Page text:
Video Games and the Art of Empathy

The question as to what defines art remains disputed largely due to the cyclic nature of new creative mediums flourishing. Disregarding established definitions of artistic legitimacy, these outlets find their form and then evolve, pushing through unfamiliar territory. If we must insist on greeting these new ideas with a litmus test for art, I’d suggest we—in order to understand what art is—should rather ask, “Why?”

Why does gazing at a painting affect us? Why do we read poems, listen to music, or enjoy theater? Is it because we have an instinctive desire to feel outside of our own frame of mind? Empathy coaxes us to momentarily step away from our own inner voices, the loudness of the emotions we trap ourselves in, in order to relate to someone else’s reality. By virtually inserting us in the role of another person, one particular medium has steadily matured throughout the years: video games.

Strangers, digital illustration by Jaime Margary

As with movies, comics, and street art, game auteurs have been breaking the public’s expectations with the influx of narratives that cannot be told through other channels without losing their emotional core. Nonetheless, it would seem most video games choose to pander to a survivalist need and, often, provide a world-saving justification for aggression, revenge, or the eradication of an adversary. It is a primal emotion easily employed by the gaming industry. Faced with a wall of violent adventures seeming to encourage one to “take this gun and indiscriminately mow down anything that looks like this,” a non-gamer may, understandably, walk away unimpressed. There is, however, an abundance of games that seek to evoke a different set of emotions, presenting themselves not only as a valid method of expression, but also as an invaluable tool for exercising empathy.

Take, for instance, Journey, where your robed avatar travels across a desert, eventually running into and bonding with a mysterious traveler who joins you on your trek to the top of a distant mountain. No words are ever shared: communication is mostly achieved through vague chimes and physical gestures. Together, you quietly figure out your path across sand-buried ruins, sneak past ominous sentries, and ultimately push through a snowstorm as you march up the mountain. Exhausted, you nearly die side-by-side in the snow before one last burst of hope sends you and your companion walking into the light at the top of the mountain. After the credits roll, you learn that your fellow voyager was, in fact, controlled by another real-life player, discreetly and randomly matched up with you by the game. When I completed Journey, as I pondered that I had just played a two-hour metaphor of life, love, death, and the boon of companionship, I received a kind message from the stranger I was matched with: “It was wonderful playing with you, partner. Thank you.”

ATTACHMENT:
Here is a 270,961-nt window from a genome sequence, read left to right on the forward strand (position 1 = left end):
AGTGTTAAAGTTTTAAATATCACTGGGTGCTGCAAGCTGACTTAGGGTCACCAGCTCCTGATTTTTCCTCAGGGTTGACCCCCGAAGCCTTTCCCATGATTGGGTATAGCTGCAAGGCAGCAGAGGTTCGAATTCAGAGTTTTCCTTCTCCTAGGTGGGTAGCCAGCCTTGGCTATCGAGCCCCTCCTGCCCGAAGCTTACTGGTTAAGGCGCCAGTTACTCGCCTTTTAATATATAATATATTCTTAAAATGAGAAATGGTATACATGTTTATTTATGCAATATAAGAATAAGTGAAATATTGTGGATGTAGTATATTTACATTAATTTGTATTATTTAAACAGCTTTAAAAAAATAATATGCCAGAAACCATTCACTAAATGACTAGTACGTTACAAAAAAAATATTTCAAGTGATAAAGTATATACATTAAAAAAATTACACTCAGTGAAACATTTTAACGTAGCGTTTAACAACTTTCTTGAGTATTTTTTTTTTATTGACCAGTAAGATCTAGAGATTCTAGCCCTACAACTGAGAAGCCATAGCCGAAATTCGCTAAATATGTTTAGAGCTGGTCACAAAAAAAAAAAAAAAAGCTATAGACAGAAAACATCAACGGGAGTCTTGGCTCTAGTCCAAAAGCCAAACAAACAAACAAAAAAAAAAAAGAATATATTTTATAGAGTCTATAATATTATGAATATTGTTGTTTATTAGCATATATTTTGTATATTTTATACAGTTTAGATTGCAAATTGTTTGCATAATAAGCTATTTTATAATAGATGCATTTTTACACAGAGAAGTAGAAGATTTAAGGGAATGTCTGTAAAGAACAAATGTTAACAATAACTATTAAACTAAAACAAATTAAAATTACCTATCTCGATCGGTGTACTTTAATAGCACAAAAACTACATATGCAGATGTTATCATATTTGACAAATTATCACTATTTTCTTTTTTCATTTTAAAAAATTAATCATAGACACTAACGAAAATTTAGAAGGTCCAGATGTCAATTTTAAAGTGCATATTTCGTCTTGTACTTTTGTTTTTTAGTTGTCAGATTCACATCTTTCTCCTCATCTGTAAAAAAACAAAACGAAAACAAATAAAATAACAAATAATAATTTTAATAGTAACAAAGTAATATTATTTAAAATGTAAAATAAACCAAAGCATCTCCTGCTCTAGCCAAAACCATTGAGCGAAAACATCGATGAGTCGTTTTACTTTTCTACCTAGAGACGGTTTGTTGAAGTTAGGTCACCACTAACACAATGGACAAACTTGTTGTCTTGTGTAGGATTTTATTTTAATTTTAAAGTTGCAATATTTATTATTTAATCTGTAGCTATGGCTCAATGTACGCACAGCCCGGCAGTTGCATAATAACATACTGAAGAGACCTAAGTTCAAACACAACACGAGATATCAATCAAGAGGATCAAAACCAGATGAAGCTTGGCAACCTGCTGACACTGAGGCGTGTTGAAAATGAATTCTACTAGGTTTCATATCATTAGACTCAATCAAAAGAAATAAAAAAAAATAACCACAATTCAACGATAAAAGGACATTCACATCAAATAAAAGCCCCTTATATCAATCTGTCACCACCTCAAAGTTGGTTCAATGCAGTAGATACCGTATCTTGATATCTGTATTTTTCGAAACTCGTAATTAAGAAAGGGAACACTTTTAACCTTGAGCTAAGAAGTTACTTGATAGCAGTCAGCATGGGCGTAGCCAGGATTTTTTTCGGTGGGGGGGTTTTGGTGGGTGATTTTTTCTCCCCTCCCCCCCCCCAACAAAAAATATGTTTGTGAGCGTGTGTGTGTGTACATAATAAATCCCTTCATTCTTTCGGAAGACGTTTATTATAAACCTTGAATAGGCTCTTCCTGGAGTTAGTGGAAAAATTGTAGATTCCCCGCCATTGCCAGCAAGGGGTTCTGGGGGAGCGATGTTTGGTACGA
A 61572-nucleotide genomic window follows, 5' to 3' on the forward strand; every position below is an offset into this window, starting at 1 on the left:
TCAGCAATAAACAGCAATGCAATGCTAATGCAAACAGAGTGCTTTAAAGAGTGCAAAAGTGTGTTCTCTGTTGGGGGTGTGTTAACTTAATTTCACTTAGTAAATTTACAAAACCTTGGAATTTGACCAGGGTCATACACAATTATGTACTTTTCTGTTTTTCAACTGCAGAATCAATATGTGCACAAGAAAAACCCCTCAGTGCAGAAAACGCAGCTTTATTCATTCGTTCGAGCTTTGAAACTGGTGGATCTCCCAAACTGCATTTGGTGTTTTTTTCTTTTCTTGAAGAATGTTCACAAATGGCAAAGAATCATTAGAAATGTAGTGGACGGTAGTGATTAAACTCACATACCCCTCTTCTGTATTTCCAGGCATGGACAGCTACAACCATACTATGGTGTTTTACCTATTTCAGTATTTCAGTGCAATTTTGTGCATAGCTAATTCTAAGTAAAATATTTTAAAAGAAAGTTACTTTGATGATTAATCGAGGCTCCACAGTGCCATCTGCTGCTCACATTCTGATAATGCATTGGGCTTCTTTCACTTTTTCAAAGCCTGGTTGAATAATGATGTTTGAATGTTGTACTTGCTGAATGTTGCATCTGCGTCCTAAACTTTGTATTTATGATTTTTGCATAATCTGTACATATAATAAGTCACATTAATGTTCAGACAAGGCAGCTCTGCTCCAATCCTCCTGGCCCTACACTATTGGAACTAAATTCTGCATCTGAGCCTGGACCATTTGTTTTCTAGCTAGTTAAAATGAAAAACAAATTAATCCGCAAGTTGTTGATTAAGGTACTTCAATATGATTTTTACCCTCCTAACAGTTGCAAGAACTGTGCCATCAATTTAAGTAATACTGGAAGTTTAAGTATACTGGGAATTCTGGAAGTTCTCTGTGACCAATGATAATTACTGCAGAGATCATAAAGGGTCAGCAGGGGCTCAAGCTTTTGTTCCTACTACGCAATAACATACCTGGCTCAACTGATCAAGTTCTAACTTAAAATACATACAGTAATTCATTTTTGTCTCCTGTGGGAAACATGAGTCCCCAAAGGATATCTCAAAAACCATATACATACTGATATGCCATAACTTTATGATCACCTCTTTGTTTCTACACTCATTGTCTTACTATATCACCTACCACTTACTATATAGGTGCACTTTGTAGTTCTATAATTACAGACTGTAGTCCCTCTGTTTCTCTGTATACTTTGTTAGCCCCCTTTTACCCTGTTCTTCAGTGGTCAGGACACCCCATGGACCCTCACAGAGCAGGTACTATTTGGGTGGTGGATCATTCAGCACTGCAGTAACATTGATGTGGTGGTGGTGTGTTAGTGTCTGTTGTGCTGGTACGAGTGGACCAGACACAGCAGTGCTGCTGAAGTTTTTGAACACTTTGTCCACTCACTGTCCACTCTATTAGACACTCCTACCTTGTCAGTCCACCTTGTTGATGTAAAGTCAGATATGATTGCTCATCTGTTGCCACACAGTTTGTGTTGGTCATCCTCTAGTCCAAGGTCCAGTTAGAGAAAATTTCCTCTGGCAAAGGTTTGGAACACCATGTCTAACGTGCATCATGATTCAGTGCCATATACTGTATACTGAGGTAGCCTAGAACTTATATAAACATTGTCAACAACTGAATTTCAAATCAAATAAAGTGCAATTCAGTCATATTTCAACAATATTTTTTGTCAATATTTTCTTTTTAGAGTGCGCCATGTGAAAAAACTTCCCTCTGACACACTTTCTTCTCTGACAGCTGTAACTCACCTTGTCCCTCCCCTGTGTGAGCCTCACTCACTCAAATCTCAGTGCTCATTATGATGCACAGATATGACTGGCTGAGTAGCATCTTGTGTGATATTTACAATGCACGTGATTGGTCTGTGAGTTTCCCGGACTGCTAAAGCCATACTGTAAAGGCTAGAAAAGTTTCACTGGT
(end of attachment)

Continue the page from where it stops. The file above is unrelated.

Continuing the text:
Other examples include Fumito Ueda’s Shadow of the Colossus, a game about a young man whose grief over a woman’s passing leads him to a calamitous pact. Life Is Strange places you in the role of a young art student, dealing with such sensitive subject matters that the game comes with a merited trigger warning. Braid, a brilliant, mind-bending, and ultimately satirical take on the Super Mario Brothers “rescue the princess” trope, ends in your discovery that the entire game represents the stages of realization that you’ve played the villain in a toxic relationship; the princess, a metaphor for a partner who is in no need of assistance—she has already rescued herself and is willingly in the arms of another. And That Dragon, Cancer, a hauntingly beautiful yet devastating retelling of the untimely death of the game creator’s four-year-old son, lays bare a family’s love, hope, and heartache from a particularly intimate perspective.

As more young artists are exposed to examples like these, the field of creative minds drawn to use the medium in ambitious new ways grows further. Perhaps rather than simply discourage children from playing video games, we could instead suggest games that expose them to different emotional palates other than just id-driven escapism. Encouraging and rewarding creators who dedicate themselves to help explore the full spectrum of human emotion will ultimately result in a wider selection to choose from.

If art is to be defined by its ability to ask questions, as some propose, the question artistic video game projects may seek to ask is how willing a person is to see themselves in someone else’s shoes. Whatever form this question may take, it will ultimately strengthen the foundation of a more empathetic future, and may indeed help save the world.

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